The draft guidance includes a menu of treatment options for patients with depression to choose from with their healthcare professional

COVID mental health_web

NICE has published new draft guidance on the identification, treatment, and management of depression in adults. The new guideline, Depression in adults: treatment and management, will update and replace NICE Clinical Guideline 90, Depression in adults: recognition and management, which was published in 2009.

The draft guideline includes recommendations on recognition and assessment, treatment choice and delivery, chronic depression, prevention of relapse, and access to mental health services, and is open for consultation until 12 January 2022. 

The guidance encourages the use of a new menu of treatment options, to allow patients with depression to choose the treatment that is most suitable for them in a shared decision-making discussion with a healthcare professional. 

The menu includes a range of first-line treatment options for patients with less severe depression, such as cognitive behavioural therapy, exercise, counselling, or psychotherapy. A similar choice of psychological interventions, as well as antidepressant medication, should be offered as first-line treatment for patients with more severe depression.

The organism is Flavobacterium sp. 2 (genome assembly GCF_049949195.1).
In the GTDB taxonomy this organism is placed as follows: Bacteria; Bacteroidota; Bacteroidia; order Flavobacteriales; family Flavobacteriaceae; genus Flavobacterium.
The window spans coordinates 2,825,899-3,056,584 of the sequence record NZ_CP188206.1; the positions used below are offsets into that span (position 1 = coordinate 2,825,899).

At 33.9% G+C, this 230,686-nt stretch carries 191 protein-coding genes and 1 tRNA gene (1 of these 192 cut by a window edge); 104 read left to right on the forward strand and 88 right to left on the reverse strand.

Dr Paul Chrisp, Director of the Centre for Guidelines at NICE, said: ‘People with depression deserve and expect the best treatment from the NHS, which is why this guideline is urgently required.

‘The COVID-19 pandemic has shown us the impact depression has had on the nation’s mental health. People with depression need these evidence-based guideline recommendations available to the NHS, without delay.’

Nav Kapur, Professor of Psychiatry and Population Health at the University of Manchester and Chair of the guideline committee, said: This is a broad-ranging guideline on depression, which has been an enormous challenge to produce.

‘In particular, we’ve emphasised the role of patient choice—suggesting that practitioners should offer people a choice of evidence-based treatments and understanding that not every treatment will suit every person. We now need stakeholders’ help to make the recommendations as good as they can possibly be.’

The updated guideline is expected to be published on 12 May 2022.


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